Academic journal article Cartography & Geographic Information Systems

Topologically Correct Subdivision Simplification Using the Bandwidth Criterion

Academic journal article Cartography & Geographic Information Systems

Topologically Correct Subdivision Simplification Using the Bandwidth Criterion

Article excerpt

ABSTRACT: The line simplification problem is an old and well studied problem in cartography. Although there are several algorithms to compute a simplification there seem to be no algorithms that perform line simplification in the context of other geographical objects. This paper presents a nearly quadratic time algorithm for the following line simplification problem: Given a polygonal line, a set of extra points, and a real [Epsilon] [is greater than] 0, compute a simplification that guarantees (i) a maximum error [Epsilon]; (ii) that the extra points remain on the same side of the simplified chain as of the original chain; and (iii) that the simplified chain has no self-intersections. The algorithm is applied as the main subroutine for subdivision simplification and guarantees that the resulting subdivision is topologically correct.

KEYWORDS: Line simplification, subdivision simplification, geometric algorithms, computer cartography, bandwidth criterion.


The line simplification problem is a thoroughly studied problem in various disciplines, including digital image analysis (Asano and Katoh 1993; Dunham 1986; Hobby 1993; Kurozumi and Davis 1982), computational geometry (Chan and Chin 1992; Eu and Toussaint 1994; Guibas et al. 1993; Imai and Iri 1988; Melkman and O'Rourke 1988), and especially geographic information systems (Buttenfield 1985; Campell and Cromley 1991; Cromley 1988, 1990; Douglas and Peucker 1973; Li and Openshaw 1992; McMaster 1987; many more references can be found in Muller et al. 1995 and Weibel 1997b). Often the input is a polygonal chain and a maximum allowed error [Epsilon], and methods are described to obtain another polygonal chain with fewer vertices that lies at a distance of most [Epsilon] from the original polygonal chain.

Some methods yield chains of which all vertices are also vertices of the input chain, other methods yield chains where other points can be vertices as well. Another source of variation on the basic problem is the error measure that is used.

Well known criteria are the bandwidth or parallel strip error criterion, Hausdorff distance, Frechet distance, areal displacement, and vector displacement. Besides geometric error criteria, in geographic information systems one can also use criteria based on the geographic knowledge, or on perception (Mark 1989; Plazanet 1995; Weibel 1997a).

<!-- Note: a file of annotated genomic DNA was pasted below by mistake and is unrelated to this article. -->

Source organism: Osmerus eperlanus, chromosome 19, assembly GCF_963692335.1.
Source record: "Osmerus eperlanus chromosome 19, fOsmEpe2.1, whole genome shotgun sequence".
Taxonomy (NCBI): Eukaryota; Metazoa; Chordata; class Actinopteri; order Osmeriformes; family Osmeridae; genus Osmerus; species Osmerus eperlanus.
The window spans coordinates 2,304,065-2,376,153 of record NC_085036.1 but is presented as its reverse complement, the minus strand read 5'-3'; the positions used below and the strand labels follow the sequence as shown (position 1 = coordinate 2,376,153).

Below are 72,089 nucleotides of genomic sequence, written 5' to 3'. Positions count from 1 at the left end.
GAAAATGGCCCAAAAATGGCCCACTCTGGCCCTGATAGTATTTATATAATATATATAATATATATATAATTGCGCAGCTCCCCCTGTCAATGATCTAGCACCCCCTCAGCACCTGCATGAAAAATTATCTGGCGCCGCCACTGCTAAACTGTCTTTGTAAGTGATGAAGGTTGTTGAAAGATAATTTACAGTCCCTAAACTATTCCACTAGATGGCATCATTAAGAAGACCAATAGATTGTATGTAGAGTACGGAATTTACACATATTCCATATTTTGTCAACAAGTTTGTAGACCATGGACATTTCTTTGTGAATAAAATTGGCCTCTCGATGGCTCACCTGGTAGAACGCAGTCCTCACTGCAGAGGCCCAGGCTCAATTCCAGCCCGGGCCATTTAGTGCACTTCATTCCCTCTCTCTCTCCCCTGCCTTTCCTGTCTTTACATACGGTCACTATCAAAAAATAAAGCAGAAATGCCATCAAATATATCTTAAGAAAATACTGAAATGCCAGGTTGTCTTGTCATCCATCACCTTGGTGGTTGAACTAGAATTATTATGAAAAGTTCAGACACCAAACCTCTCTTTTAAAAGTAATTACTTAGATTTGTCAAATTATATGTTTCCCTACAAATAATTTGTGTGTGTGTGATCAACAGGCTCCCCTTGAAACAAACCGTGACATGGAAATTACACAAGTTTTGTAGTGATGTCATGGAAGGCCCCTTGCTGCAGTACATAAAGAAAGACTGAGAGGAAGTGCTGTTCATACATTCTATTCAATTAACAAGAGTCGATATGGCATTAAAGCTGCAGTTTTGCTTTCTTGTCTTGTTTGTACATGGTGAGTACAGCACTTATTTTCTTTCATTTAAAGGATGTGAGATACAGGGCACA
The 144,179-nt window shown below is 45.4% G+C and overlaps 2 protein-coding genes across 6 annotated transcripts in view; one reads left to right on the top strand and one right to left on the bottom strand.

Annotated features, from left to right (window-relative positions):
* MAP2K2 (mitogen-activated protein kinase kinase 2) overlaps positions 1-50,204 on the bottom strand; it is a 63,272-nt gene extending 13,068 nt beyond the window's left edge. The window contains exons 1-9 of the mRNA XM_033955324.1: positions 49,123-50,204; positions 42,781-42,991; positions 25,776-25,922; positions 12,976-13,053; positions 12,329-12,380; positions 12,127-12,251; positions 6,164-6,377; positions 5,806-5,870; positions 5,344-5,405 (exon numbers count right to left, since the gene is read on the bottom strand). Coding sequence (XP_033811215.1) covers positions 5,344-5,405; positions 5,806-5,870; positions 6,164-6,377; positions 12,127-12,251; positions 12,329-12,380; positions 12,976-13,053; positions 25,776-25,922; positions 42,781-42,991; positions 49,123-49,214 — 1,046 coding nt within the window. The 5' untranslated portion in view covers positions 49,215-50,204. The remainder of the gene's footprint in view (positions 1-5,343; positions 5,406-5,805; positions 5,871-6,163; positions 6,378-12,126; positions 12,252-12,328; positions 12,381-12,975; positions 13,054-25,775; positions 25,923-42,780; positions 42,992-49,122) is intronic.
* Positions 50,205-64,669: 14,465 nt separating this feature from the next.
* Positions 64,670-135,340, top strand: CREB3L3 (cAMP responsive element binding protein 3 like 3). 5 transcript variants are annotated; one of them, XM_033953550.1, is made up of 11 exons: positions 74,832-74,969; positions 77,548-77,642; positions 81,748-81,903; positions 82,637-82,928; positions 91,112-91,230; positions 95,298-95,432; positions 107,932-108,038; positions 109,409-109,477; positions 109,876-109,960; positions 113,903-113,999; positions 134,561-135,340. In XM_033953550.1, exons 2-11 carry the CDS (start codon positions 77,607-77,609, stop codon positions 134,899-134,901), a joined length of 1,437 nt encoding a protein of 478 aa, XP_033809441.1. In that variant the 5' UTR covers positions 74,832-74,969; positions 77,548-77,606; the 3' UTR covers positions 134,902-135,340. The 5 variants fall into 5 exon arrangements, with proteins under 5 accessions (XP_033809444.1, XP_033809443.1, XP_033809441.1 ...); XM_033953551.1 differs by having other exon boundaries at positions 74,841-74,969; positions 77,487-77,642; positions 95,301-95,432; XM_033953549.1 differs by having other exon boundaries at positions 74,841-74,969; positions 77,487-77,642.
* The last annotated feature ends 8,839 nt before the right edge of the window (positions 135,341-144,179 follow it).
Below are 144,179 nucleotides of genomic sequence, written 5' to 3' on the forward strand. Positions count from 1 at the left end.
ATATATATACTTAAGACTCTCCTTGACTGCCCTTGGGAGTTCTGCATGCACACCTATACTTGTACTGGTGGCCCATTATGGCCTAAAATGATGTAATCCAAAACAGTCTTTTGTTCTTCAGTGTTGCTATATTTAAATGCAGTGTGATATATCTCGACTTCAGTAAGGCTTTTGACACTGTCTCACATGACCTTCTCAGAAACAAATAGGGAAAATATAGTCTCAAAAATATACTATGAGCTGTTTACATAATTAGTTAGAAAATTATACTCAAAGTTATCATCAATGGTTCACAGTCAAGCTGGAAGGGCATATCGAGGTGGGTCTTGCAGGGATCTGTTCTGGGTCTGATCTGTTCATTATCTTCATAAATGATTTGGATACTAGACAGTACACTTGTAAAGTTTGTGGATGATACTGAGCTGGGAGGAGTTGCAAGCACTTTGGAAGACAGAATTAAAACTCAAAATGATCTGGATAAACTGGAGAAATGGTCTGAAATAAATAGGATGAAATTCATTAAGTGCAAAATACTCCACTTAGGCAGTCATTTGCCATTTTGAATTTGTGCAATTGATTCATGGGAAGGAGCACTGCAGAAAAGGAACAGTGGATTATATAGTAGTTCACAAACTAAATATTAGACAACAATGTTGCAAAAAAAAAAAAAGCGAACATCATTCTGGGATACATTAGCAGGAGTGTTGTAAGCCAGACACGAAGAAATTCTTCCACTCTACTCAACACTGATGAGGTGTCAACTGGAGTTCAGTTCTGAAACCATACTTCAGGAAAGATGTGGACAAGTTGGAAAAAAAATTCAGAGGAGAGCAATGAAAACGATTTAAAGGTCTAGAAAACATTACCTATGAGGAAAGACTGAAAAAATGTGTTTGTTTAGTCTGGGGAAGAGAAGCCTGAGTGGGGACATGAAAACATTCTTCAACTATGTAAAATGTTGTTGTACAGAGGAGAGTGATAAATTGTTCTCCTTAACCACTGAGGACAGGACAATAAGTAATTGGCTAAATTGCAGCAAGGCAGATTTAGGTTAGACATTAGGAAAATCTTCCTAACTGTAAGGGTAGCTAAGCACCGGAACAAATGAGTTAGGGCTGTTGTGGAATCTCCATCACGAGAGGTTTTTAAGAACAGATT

The motivation for studying line simplification problems is twofold. Firstly, polygonal lines at a high level of detail consume much storage space. In many situations, a high level of detail is unnecessary or even unwanted. Secondly, when objects are described at a high level of detail, operations performed on them tend to be slow. This problem can be severe in animation, for example.

We have been motivated to study the line simplification problem by the need to reduce the storage space needed to represent a map in a geographic information system. In this paper, we assume the map is modeled as a subdivision of the plane or a rectangular region. Our main consideration is the reduction of the complexity of the subdivision. The processing time may be higher than needed in interactive situations. The description size of the subdivision is a permanent cost in a geographic information system, whereas the processing time is spent only once in many applications.

One of the most important requirements of subdivisions for maps is that they be simple. No two edges of the subdivision may intersect, except at the endpoints. This poses two extra conditions on the line simplification method. Firstly, when a polygonal chain is reduced in complexity, the output polygonal chain must be a simple polygonal chain. Several of the line simplification methods described before do not satisfy this constraint (Chan and Chin 1992; Cromley 1988; Douglas and Peucker 1973; Eu and Toussaint 1994; Imai and Iri 1988; Li and Openshaw 1992; Melkman and O'Rourke 1988). …

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